Six world powers and Iran began talks in Vienna on Tuesday in pursuit of a final settlement on Tehran’s disputed nuclear program in the coming months despite warnings from both sides that a deal may prove impossible. Expected to last two or three days, the meeting is the first since the powers – the United States, Russia, China, France, Britain and Germany – struck an interim accord with Iran in November under which Iran scaled back its most sensitive nuclear work in return for some sanctions relief. In a final deal, Western governments want to define the permissible scope of an Iranian nuclear program and resolve their concerns that Tehran is seeking the capability to build an atomic bomb. Iran, which denies having any such goal, wants the complete removal of painful economic sanctions imposed by Washington, European governments and the United Nations”.

Sacrificing Syria for Iran


A piece in Foreign Policy makes the valid argument that the main reason President Obama does not want to intervene in Syria is because of the ongoing talks with Iran. The piece opens “There are many reasons that President Barack Obama doesn’t want to get involved in Syria. And when I say involved, I’m not talking about providing humanitarian assistance or participating in the Geneva process. I mean significantly militarising the U.S. role by either supporting the opposition with sophisticated military equipment or by directly applying U.S. military force — or both. It’s also been clear for some time now that the president’s eminently defensible policy of not getting involved in Syria cannot possibly work — if working means pressuring President Bashar al-Assad to leave power and ending Syria’s civil war. John Kerry’s comments about the policy’s limits, continued humanitarian horrors on the ground, the failing Geneva effort, and Damascus’s foot-dragging on chemical weapons only offer new confirmation that, by doing nothing, the United States is changing nothing”.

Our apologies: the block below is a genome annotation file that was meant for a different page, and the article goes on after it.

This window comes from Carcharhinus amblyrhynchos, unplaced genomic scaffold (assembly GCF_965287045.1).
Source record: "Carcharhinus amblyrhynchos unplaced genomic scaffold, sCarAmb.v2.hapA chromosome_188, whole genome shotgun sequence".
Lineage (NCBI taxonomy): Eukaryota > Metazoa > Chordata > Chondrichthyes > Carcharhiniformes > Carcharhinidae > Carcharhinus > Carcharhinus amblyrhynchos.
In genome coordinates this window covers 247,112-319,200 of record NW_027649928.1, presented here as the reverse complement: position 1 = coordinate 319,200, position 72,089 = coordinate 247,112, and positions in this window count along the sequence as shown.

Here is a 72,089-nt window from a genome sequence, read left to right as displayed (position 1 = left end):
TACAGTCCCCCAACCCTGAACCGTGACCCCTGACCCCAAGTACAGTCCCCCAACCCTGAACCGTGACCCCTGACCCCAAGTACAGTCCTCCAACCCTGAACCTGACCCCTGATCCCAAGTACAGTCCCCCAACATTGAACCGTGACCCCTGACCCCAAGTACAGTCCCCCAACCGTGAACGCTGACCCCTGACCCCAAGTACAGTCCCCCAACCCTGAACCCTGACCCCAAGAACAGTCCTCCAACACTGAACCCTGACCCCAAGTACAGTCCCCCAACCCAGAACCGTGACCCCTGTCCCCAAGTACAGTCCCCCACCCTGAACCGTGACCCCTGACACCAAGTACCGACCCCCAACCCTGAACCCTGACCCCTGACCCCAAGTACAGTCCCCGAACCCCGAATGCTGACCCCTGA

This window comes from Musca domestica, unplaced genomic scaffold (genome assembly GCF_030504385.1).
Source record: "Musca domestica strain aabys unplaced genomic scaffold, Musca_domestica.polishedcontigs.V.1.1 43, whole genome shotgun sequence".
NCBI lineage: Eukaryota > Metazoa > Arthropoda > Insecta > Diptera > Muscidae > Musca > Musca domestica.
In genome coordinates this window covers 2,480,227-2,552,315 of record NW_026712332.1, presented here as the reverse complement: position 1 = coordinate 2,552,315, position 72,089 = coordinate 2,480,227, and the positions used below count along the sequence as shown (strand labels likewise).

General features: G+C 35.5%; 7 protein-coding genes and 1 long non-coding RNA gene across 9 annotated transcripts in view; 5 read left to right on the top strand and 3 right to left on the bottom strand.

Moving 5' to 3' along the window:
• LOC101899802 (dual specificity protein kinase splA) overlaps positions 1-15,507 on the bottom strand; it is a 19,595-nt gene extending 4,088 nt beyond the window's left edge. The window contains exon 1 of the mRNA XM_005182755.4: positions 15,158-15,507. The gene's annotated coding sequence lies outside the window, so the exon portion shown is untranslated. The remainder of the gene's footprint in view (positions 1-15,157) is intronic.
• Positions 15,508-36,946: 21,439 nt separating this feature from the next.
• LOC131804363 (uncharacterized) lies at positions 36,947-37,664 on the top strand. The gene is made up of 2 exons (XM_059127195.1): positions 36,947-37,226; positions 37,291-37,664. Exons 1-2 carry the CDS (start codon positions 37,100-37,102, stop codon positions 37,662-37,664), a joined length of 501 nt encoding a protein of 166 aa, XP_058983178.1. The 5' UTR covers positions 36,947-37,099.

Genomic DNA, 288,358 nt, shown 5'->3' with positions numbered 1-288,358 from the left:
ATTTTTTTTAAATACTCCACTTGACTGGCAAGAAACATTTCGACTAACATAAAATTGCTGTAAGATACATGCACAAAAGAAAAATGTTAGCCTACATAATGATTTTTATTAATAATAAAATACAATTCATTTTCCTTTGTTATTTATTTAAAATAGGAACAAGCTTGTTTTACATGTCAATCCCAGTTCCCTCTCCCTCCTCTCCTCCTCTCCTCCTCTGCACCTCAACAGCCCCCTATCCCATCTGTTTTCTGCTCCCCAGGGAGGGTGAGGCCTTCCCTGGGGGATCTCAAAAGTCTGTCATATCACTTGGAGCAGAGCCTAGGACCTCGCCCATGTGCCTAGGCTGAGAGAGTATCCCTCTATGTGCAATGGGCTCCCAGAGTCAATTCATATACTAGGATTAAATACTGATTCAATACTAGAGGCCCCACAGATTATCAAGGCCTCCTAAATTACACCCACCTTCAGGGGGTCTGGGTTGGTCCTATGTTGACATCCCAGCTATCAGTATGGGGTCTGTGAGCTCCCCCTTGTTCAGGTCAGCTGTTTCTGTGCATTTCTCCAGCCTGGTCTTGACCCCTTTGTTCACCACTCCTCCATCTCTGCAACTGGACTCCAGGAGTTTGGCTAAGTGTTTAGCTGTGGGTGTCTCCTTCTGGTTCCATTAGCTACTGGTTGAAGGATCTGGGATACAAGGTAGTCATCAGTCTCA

He goes on to make the point that “Yet it is more than likely that no real shift in America’s limited, risk-averse strategy on Syria is in the offing. Obama has been stunningly clear on why. Indeed, reading David Remnick’s interview with the president, it is refreshing to hear such honesty and clarity — whether you agree with the policy or not. ‘I am haunted by what’s happened. I am not haunted by my decision not to engage in another Middle Eastern war. It is very difficult to imagine a scenario in which our involvement in Syria would have led to a better outcome, short of us being willing to undertake an effort in size and scope similar to what we did in Iraq. And when I hear people suggesting that somehow if we had just financed and armed the opposition earlier, that somehow Assad would be gone by now and we’d have a peaceful transition, it’s magical thinking.’ Yet there is one reason for the president’s caution that he almost never mentions — and it may be one of the most compelling. Not surprisingly, it is derivative of Obama’s most important foreign-policy objective in the Middle East: a nuclear deal with Iran”.